Both Louise Antony and Sally Haslanger have noted that the culture and ideals of contemporary analytic philosophy are gendered. They point out that philosophy is framed as a “masculine” activity, and that feminine gender norms conflict with the norms of the discipline. This leads me to surmise that the causes of women’s exclusion are embedded in the way we normally get things done. They are part and parcel of “business as usual” across the discipline. Now, it may well be argued that much more evidence is required to fully establish the truth of this claim. I will nevertheless assume it is true for the sake of argument, and attempt to draw some conclusions about what we ought to do about it.
If it is the case that our standardly accepted rules, procedures, evaluation criteria and expectations are structured so as to produce the underrepresentation of women in the discipline, then what can be done?
Proposal: Change the context.
In essence, the systemic constraints and structural imperatives that shape the current professional landscape make it seem normal, inevitable and justifiable that few women will enter, stay and succeed in philosophy. As such, we need to change the background conditions for decisions about hiring and graduate admissions, as well as for acceptance to journals and conferences. One way to go about discovering what needs changing is to look carefully at the reasons that are normally given for why things turn out the way they usually do. For instance, sometimes it is said that “not enough women applied” for a given position or graduate program, and so it was just a statistical likelihood that a man would occupy the available spot(s). Sometimes the absence of women at an event is explained by the fact that none of the women who were invited could make it. And as we have seen, it is often judged that the articles, conference papers or abstracts submitted by women were of lower quality than those against which they were being compared, and so could not be included.
These explanations point to places where the incentives and background constraints need to be re-configured so as to produce better results. One good example of this is the Gendered Conference Campaign. By making public – and encouraging people to boycott – those conferences that have only male participants, philosophers who support the campaign have succeeded in changing the incentive structure around obtaining conference speakers. Basically, if you are a conference organizer, and you want your conference to be well received and attended, then it is now in your interest to ensure that some female speakers are on the schedule. What was once acceptable and “normal” is no longer the standard. The result has been that more papers deemed “acceptable” have been found, and women’s schedules have been consciously taken into account.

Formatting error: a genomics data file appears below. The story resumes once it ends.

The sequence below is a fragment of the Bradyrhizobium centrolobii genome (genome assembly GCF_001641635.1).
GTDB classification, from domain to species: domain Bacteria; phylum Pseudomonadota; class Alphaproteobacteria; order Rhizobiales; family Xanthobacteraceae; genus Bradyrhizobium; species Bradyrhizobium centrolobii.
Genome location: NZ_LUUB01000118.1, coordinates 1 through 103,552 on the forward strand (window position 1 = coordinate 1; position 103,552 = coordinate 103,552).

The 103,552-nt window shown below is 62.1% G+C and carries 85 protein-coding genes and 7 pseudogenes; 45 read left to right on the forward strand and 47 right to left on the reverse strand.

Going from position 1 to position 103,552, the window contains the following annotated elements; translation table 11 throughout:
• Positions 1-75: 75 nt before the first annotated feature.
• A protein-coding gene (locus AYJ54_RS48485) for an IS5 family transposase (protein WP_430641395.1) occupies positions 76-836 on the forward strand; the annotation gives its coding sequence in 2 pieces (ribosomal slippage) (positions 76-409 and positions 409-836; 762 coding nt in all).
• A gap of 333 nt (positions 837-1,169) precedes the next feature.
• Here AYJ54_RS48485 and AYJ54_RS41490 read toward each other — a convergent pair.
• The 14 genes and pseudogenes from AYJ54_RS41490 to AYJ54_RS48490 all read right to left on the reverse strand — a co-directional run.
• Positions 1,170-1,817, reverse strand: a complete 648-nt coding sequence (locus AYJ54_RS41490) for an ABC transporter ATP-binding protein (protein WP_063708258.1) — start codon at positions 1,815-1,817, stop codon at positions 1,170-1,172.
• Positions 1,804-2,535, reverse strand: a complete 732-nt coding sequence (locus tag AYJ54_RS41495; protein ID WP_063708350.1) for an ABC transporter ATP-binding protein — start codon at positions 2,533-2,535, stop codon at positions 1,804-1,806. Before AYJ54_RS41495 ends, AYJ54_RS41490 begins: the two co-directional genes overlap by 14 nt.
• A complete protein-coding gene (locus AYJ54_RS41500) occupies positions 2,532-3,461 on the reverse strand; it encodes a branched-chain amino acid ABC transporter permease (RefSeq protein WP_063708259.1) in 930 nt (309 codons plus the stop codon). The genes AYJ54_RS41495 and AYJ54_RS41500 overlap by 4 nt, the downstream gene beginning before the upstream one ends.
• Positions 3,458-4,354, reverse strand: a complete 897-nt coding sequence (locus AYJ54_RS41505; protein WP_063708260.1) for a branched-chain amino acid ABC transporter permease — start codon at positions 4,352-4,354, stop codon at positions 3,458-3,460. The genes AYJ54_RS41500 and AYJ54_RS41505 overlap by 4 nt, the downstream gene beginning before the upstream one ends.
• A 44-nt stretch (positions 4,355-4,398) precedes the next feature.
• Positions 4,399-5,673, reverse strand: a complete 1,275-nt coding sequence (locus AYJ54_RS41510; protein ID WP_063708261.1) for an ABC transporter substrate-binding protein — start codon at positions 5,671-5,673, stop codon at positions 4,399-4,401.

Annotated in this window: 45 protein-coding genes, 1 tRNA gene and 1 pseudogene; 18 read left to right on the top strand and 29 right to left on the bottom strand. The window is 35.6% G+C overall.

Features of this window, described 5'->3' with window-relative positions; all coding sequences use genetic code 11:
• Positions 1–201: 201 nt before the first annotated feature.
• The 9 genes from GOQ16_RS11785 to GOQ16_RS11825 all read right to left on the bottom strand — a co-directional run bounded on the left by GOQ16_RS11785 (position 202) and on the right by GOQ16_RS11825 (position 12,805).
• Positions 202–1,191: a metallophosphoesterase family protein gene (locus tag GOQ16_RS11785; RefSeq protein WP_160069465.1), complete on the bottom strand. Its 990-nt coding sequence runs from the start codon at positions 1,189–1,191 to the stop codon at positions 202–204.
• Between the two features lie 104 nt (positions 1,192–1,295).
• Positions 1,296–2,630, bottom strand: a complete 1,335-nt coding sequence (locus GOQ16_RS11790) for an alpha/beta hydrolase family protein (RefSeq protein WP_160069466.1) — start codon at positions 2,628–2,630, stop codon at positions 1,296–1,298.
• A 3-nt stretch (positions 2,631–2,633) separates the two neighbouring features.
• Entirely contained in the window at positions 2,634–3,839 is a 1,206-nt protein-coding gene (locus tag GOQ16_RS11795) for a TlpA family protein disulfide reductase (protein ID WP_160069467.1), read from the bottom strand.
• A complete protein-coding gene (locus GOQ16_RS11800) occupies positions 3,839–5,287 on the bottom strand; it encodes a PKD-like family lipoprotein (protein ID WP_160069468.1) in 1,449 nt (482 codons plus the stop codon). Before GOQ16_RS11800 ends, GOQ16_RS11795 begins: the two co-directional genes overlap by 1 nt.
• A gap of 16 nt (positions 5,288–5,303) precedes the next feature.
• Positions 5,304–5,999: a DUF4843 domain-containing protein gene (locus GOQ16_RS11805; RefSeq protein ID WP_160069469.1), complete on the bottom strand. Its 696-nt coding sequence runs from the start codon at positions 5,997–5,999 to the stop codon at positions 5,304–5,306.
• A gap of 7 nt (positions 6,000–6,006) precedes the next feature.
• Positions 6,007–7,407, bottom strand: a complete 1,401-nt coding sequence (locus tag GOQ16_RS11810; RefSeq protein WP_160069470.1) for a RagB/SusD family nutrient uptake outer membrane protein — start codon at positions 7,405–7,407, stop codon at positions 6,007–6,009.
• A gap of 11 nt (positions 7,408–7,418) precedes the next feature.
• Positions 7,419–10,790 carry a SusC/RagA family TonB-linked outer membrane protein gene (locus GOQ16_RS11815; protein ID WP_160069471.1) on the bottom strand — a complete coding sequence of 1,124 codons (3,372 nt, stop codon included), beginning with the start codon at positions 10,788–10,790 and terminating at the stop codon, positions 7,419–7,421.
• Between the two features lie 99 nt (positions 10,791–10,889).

There are other ways to change the discipline by rearranging institutional and departmental imperatives. Here are just a few possibilities:
- Set aside a specific percentage of graduate student fellowships for women candidates. Make it the case that certain graduate student lines must be filled by female candidates. If they cannot be filled in a given year, then they should remain empty until the following year, with the result that there are fewer teaching and research assistants available to faculty. Departments can advertise these places to attract good candidates. This would not be so different from the current practice in which conferences reserve a number of spots for graduate student presentations. I take it we do this because we regard it as good practice to provide opportunities for those who would otherwise be excluded. Similarly, if women have fewer opportunities to succeed at every level in the discipline, then we must create them. We can’t expect to attract more women students by allocating fellowships the same way they have historically been allocated. And if the health of our graduate programs depends on it, it seems likely that good candidates will be found.